Curis, Inc. (NASDAQ: CRIS), a drug development company focused on developing proprietary targeted medicines for cancer treatment, today announced that two publications describing clinical data generated with GDC-0449 were published in the current edition of The New England Journal of Medicine (NEJM). The first publication, entitled “Inhibition of the Hedgehog Pathway in Advanced Basal-Cell Carcinoma,” provides an overview of the Phase I data for the 33 basal cell carcinoma (BCC) patients treated in this study. The second paper is a case study entitled “Treatment of Medulloblastoma with Hedgehog Pathway Inhibitor GDC-0449,” which provides an overview of the treatment of a single adult medulloblastoma patient with GDC-0449.
"The data published by this distinguished journal build upon the existing body of evidence and provide further support for the belief that aberrant Hedgehog signaling is strongly implicated in solid tumors such as basal cell carcinoma and medulloblastoma,” said Curis President and CEO Dan Passeri. “The ongoing pivotal Phase II clinical trial of GDC-0449 in advanced BCC being conducted by our collaborator Genentech is progressing, and if the trial is successful, may serve as the basis for a future new drug application submission by Genentech. We are also hopeful that Genentech’s ongoing Phase II clinical trials of GDC-0449 in metastatic colorectal cancer and advanced ovarian cancer patients will yield promising data supporting the use of GDC-0449 for ligand-driven cancers.”
Phase I BCC Publication
The publication entitled “Inhibition of the Hedgehog Pathway in Advanced Basal-Cell Carcinoma” provides efficacy, safety, pharmacokinetic and pharmacodynamic data summaries of the 33 BCC patients treated in the Phase I clinical trial.
In 18 patients with metastatic BCC, 8 patients had confirmed partial responses (7 by RECIST and 1 by clinical assessment), 1 patient had an unconfirmed partial response by RECIST, 7 patients had stable disease as a best response and 2 patients had progressive disease. RECIST provides standard parameters to be used when documenting patient response for solid tumors. The overall response rate was 50% (9 partial responses out of the 18 metastatic BCC patients in the study).
In 15 patients with clinically evaluable locally advanced BCC, 2 patients had complete clinical responses, 7 patients had partial responses, 4 patients had stable disease as the best response and 2 patients had progressive disease. The overall response rate was 60% (2 complete responses plus 7 partial responses out of the 15 locally advanced BCC patients in the study).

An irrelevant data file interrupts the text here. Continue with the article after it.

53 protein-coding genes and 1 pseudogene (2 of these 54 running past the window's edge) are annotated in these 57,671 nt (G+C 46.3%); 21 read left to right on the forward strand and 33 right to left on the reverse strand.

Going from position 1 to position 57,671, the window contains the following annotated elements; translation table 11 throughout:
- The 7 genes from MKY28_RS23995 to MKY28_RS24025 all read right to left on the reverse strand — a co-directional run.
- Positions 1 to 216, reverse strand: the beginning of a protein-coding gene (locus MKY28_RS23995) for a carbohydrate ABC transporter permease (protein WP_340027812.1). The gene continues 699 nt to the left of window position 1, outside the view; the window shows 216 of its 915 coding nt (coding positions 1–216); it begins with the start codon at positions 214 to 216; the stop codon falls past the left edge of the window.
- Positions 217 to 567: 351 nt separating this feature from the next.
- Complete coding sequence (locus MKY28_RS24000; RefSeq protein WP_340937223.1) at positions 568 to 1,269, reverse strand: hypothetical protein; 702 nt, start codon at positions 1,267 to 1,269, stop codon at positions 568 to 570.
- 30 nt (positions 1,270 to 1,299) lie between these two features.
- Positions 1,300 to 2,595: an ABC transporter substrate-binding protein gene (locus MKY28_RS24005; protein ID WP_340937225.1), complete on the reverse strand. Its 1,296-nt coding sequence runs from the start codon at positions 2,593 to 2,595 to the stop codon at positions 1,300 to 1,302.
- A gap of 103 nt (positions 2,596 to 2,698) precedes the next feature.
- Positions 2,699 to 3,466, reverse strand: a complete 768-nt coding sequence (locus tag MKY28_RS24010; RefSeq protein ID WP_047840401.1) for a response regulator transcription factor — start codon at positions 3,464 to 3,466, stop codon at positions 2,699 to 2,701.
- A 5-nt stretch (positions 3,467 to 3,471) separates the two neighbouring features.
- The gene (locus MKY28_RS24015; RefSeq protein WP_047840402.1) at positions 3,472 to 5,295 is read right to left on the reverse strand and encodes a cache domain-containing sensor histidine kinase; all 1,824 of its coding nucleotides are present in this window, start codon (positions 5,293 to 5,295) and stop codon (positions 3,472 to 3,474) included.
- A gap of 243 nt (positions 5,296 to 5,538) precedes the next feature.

At the time of the data cut-off for the paper, the median time on study and the median duration of response for these patients was 9.8 and 8.8 months, respectively, with 19 patients still on study.
In the Phase I study of GDC-0449, no Grade 5 adverse events were observed and there was a single Grade 4 adverse event that was not determined to be related to the study drug. The following Grade 3 adverse events were seen: fatigue>
Pharmacokinetics (PK) and Pharmacodynamics (PD)
GDC-0449 demonstrated a favorable PK and PD profile with a median steady-state plasma concentration of 16.1 micromolar. The median time to reach this steady-state level was 14 days. Dose escalation from 150 mg to 270 mg did not result in higher total plasma concentrations of GDC-0449 and as a result, Genentech has selected a daily dose of 150 mg for the ongoing Phase II clinical trials.
Medulloblastoma Patient Articles in NEJM and Science
A brief report of an adult medulloblastoma patient treated with GDC-0449 was published in the same edition of the New England Journal of Medicine and a related paper was also published today in the online edition of Science. The NEJM brief report discusses a 26-year old medulloblastoma patient who was refractory to multiple prior therapies including surgical resection followed by radiation therapy and chemotherapy. This patient was subsequently treated with GDC-0449, resulting in symptomatic improvement and rapid but transient tumor regression. The authors of this report note that it marks the first demonstration of medulloblastoma tumor regression in a patient with a Hedgehog pathway inhibitor who had significant tumor burden and extensive metastatic disease. The Science article explores the potential mechanism of resistance in this same medulloblastoma patient. The authors found that a specific mutation in Smoothened (SMO) present in the tumor after relapse had no effect on Hedgehog signaling but did disrupt the ability of GDC-0449 to bind to SMO. Since SMO is the direct molecular target of GDC-0449, its inability to effectively bind to SMO in this patient likely led to the emergence of drug resistance. This work provides the first evidence that a family of receptors, of which SMO is included, may be subject to the development of drug resistance by mutation of a region of this receptor.
The National Cancer Institute’s (NCI) Division of Cancer Treatment and Diagnosis (DCTD) is currently sponsoring a Phase I clinical trial to evaluate dose and safety of GDC-0449 in medulloblastoma patients up to 21 years of age, as well as a Phase II trial in adult patients with medulloblastoma. Details for both trials are available at ClinicalTrials.gov.
Medulloblastoma is a malignant tumor of the cerebellum and is the most common brain malignancy in children, with a median age of diagnosis of 5 years and with incidence extending into young adulthood. As in advanced BCC, aberrant activation of the Hedgehog signaling pathway is strongly implicated in the development of some medulloblastomas.